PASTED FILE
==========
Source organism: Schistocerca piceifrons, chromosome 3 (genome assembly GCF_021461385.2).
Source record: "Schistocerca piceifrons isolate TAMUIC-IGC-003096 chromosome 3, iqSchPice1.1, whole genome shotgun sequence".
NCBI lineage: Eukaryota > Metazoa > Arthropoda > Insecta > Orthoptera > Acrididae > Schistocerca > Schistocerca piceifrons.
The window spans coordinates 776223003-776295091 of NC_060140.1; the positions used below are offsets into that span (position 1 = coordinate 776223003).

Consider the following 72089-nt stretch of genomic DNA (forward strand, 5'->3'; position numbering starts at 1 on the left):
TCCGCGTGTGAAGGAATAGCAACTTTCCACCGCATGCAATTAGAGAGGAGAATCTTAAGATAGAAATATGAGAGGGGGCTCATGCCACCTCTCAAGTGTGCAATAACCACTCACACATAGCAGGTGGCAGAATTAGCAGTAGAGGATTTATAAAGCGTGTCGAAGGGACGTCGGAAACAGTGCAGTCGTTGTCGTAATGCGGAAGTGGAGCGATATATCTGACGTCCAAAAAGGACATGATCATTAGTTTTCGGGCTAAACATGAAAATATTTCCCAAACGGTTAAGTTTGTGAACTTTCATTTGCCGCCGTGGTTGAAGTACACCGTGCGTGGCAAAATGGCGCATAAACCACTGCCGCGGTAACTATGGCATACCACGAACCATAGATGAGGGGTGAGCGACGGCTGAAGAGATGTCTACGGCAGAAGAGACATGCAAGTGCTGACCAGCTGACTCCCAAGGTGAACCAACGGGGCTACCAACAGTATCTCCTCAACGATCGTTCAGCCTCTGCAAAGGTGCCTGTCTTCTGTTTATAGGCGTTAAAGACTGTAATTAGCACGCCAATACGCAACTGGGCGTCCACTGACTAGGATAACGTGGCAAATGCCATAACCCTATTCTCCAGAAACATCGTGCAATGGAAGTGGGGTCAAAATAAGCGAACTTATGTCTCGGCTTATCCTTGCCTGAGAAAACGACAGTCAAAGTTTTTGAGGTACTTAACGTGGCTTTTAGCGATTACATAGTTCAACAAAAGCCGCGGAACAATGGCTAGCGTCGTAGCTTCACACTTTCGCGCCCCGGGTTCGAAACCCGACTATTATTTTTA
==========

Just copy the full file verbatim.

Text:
Source organism: Schistocerca piceifrons, chromosome 3 (genome assembly GCF_021461385.2).
Source record: "Schistocerca piceifrons isolate TAMUIC-IGC-003096 chromosome 3, iqSchPice1.1, whole genome shotgun sequence".
NCBI lineage: Eukaryota > Metazoa > Arthropoda > Insecta > Orthoptera > Acrididae > Schistocerca > Schistocerca piceifrons.
The window spans coordinates 776223003-776295091 of NC_060140.1; the positions used below are offsets into that span (position 1 = coordinate 776223003).

Consider the following 72089-nt stretch of genomic DNA (forward strand, 5'->3'; position numbering starts at 1 on the left):
TCCGCGTGTGAAGGAATAGCAACTTTCCACCGCATGCAATTAGAGAGGAGAATCTTAAGATAGAAATATGAGAGGGGGCTCATGCCACCTCTCAAGTGTGCAATAACCACTCACACATAGCAGGTGGCAGAATTAGCAGTAGAGGATTTATAAAGCGTGTCGAAGGGACGTCGGAAACAGTGCAGTCGTTGTCGTAATGCGGAAGTGGAGCGATATATCTGACGTCCAAAAAGGACATGATCATTAGTTTTCGGGCTAAACATGAAAATATTTCCCAAACGGTTAAGTTTGTGAACTTTCATTTGCCGCCGTGGTTGAAGTACACCGTGCGTGGCAAAATGGCGCATAAACCACTGCCGCGGTAACTATGGCATACCACGAACCATAGATGAGGGGTGAGCGACGGCTGAAGAGATGTCTACGGCAGAAGAGACATGCAAGTGCTGACCAGCTGACTCCCAAGGTGAACCAACGGGGCTACCAACAGTATCTCCTCAACGATCGTTCAGCCTCTGCAAAGGTGCCTGTCTTCTGTTTATAGGCGTTAAAGACTGTAATTAGCACGCCAATACGCAACTGGGCGTCCACTGACTAGGATAACGTGGCAAATGCCATAACCCTATTCTCCAGAAACATCGTGCAATGGAAGTGGGGTCAAAATAAGCGAACTTATGTCTCGGCTTATCCTTGCCTGAGAAAACGACAGTCAAAGTTTTTGAGGTACTTAACGTGGCTTTTAGCGATTACATAGTTCAACAAAAGCCGCGGAACAATGGCTAGCGTCGTAGCTTCACACTTTCGCGCCCCGGGTTCGAAACCCGACTATTATTTTTA